Ecosystems: Water Quality and Living Marine Resources

Ocean and coastal conditions are constantly changing. These three-dimensional systems function through complex chemical, geological, and biological interactions that change over time and space.  In order to better understand ecosystems and our living marine resources, SECOORA focuses on fisheries, ocean sound, public health, harmful algal blooms, coral health, and coastal and ocean acidification.  Some key activities include:    

  • Operating coastal stations, moored buoys, gliders, and high frequency radar to collect core physical and biogeochemical variables
  • Ocean acidification monitoring in the Gray’s Reef National Marine Sanctuary
  • Model development and products to improve beach water quality advisory notices
  • Partnering with the FACT Network and the South Atlantic Fishery Management Council to address fisheries research needs

Below are examples of SECOORA supported efforts related to Ecosystems: Water Quality and Living Marine Resources.

How’s the Beach?
A Daily Bacteria Forecast 

Did you know bacterial levels at some swimming beaches and recreational waters are a public health concern?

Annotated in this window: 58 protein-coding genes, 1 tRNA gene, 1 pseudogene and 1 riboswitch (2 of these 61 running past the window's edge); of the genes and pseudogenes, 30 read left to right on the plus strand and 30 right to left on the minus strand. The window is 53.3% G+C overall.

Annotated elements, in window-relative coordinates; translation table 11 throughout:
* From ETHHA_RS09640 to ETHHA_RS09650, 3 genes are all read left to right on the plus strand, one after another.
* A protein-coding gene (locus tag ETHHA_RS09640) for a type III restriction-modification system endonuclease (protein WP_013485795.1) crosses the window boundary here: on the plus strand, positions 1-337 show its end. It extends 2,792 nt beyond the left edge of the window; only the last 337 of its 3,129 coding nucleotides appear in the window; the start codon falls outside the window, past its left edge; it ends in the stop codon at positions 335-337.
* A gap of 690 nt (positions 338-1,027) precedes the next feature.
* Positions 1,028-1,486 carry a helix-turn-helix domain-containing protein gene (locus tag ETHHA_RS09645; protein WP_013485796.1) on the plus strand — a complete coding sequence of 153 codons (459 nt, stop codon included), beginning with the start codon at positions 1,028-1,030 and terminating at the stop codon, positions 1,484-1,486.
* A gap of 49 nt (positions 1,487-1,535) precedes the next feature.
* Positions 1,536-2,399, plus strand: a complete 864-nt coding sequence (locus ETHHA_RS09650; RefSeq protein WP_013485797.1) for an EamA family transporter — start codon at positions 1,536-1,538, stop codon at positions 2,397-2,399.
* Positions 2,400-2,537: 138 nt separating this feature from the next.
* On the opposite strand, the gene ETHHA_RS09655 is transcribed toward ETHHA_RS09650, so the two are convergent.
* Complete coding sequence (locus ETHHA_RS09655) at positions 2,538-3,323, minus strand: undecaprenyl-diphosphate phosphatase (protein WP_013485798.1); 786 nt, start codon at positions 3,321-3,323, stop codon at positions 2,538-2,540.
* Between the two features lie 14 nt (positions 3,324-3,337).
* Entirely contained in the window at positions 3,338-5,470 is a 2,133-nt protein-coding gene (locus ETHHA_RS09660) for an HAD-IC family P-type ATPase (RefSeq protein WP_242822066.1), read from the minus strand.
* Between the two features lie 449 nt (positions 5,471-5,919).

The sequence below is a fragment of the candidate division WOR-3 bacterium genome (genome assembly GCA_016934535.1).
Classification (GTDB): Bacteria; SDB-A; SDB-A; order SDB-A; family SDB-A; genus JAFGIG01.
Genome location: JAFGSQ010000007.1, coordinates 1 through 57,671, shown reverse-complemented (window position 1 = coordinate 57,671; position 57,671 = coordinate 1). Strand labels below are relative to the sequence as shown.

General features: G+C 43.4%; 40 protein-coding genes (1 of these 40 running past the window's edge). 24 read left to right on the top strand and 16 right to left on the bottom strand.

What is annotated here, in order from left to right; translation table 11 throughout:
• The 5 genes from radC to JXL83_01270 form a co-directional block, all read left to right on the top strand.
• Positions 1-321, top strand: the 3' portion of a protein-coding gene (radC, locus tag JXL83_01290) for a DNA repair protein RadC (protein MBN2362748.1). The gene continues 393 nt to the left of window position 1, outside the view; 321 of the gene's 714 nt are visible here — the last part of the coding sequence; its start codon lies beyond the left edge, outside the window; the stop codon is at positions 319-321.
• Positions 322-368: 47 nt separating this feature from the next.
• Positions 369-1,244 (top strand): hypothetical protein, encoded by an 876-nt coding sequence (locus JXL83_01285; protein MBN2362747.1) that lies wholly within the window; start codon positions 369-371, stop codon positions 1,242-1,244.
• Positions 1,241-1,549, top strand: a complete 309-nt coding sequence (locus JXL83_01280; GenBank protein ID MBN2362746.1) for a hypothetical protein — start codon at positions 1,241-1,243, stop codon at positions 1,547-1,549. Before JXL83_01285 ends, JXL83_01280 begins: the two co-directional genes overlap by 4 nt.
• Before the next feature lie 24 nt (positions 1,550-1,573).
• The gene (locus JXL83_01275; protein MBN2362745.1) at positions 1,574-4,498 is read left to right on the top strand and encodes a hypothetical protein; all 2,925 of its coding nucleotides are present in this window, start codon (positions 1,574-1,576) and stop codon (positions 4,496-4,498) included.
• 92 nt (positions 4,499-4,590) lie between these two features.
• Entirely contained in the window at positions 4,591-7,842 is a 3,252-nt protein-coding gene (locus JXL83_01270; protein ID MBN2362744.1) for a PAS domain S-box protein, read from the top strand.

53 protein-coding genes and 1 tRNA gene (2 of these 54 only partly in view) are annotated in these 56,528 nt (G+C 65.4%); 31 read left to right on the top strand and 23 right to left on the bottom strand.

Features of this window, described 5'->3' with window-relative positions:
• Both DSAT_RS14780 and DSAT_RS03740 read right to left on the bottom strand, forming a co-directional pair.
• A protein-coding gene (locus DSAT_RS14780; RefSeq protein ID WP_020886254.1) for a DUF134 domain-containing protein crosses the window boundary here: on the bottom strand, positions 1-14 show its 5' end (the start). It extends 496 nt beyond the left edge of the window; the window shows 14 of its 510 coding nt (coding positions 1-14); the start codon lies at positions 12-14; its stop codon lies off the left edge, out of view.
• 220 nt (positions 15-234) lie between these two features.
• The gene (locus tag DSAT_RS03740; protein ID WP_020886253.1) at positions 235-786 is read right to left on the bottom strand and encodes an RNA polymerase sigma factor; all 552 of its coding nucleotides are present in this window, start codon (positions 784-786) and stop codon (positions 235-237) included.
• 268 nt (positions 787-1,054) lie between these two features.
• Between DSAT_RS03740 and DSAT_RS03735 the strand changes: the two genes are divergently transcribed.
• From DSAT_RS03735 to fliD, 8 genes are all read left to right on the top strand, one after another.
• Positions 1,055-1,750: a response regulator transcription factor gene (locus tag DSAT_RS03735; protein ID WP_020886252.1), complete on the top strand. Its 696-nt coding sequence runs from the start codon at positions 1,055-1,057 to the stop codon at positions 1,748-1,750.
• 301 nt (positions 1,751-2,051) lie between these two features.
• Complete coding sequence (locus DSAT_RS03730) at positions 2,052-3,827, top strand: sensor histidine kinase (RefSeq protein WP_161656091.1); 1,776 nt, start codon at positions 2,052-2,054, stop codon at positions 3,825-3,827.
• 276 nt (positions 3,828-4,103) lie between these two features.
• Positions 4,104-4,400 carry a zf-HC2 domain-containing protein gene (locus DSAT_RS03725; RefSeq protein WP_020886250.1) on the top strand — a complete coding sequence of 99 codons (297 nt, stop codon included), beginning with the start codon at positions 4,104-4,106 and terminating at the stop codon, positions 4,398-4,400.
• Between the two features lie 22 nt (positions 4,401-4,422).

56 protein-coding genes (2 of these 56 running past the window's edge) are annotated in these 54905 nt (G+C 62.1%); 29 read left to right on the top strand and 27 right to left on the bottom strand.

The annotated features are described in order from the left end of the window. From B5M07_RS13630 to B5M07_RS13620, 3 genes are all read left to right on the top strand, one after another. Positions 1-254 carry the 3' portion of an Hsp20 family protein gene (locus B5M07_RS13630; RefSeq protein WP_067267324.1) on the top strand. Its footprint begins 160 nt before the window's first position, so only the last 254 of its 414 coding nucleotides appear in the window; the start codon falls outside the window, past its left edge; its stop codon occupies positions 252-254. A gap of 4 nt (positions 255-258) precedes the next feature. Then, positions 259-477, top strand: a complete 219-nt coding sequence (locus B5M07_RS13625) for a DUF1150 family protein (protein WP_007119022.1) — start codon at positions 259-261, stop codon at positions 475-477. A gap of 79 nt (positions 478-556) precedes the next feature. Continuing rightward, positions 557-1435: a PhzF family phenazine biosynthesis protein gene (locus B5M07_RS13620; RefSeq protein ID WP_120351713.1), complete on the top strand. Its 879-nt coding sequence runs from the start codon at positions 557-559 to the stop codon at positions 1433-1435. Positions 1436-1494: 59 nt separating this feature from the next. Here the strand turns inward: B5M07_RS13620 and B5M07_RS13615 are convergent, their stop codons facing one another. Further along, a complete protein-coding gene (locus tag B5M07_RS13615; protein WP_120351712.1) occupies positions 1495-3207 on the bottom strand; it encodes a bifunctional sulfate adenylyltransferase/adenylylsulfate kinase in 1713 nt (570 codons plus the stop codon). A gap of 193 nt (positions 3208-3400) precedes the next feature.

How’s the Beach makes daily forecasts of bacteria conditions for Nags Head, NC, the Grand Strand and Charleston, SC, and Sarasota, FL. These forecasts do not represent swimming advisories; however, they do provide the public with information on beach water quality. Access data.

SECOORA Fills Gaps in Harmful Algal Bloom Research in the Gulf of Mexico

With SECOORA’s support, a team of scientists are working to  improve our understanding of Harmful Algal Blooms on the West Florida Shelf. Focusing on the toxic dinoflagellate, Karenia brevis, the team is increasing bloom sampling efficiency and improving bloom forecasting by using a combination of ship-based sampling, glider deployments, and satellite remote sensing. Learn more.

Student Funded to Research the Effects of Temperature, Habitat, and Prey Resources on Fish Movement

Congratulations to Jonathan Rodemann (pictured above) from Florida International University for being awarded the SECOORA and the FACT Network fisheries research grant. Jonathan Rodemann’s project will evaluate how habitat disturbances are affecting recreationally important fish species communities in north central Florida Bay. Learn more.

Affiliate Program: Southeast Ocean and Coastal Acidification Network (SOCAN)

SOCAN works directly with scientists, resource managers, industry experts and educators to facilitate research and discussion to address coastal and ocean acidification impacts in the U.S. Southeast.

Since its foundation, SOCAN has synthesized Southeast acidification research, established regional OA monitoring and research priorities, and developed partnerships with regional stakeholders. Learn more.